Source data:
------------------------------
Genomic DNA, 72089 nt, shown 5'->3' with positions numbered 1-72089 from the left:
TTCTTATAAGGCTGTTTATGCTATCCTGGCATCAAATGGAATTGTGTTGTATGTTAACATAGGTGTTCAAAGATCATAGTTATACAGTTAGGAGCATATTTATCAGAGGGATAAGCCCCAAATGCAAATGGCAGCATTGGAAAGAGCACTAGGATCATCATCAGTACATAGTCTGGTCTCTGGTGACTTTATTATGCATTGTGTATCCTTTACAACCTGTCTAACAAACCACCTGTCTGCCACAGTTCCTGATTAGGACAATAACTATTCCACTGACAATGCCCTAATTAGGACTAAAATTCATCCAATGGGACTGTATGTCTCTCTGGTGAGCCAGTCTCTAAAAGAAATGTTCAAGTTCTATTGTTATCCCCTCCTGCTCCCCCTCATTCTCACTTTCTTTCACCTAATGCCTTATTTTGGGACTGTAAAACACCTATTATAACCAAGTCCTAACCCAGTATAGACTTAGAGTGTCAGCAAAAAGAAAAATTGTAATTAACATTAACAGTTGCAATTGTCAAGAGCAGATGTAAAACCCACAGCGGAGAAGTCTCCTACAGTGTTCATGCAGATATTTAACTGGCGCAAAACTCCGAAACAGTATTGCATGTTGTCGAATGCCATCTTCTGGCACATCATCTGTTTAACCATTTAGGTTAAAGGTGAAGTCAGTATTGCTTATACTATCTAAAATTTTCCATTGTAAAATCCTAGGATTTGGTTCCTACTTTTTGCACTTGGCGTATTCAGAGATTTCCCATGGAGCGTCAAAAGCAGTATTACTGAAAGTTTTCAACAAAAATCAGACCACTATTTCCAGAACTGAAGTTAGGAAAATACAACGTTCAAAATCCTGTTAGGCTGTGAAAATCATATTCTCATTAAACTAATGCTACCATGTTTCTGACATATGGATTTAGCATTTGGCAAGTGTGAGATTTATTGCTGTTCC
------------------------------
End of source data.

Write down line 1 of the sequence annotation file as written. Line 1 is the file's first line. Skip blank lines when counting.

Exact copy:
Genomic DNA, 72089 nt, shown 5'->3' with positions numbered 1-72089 from the left: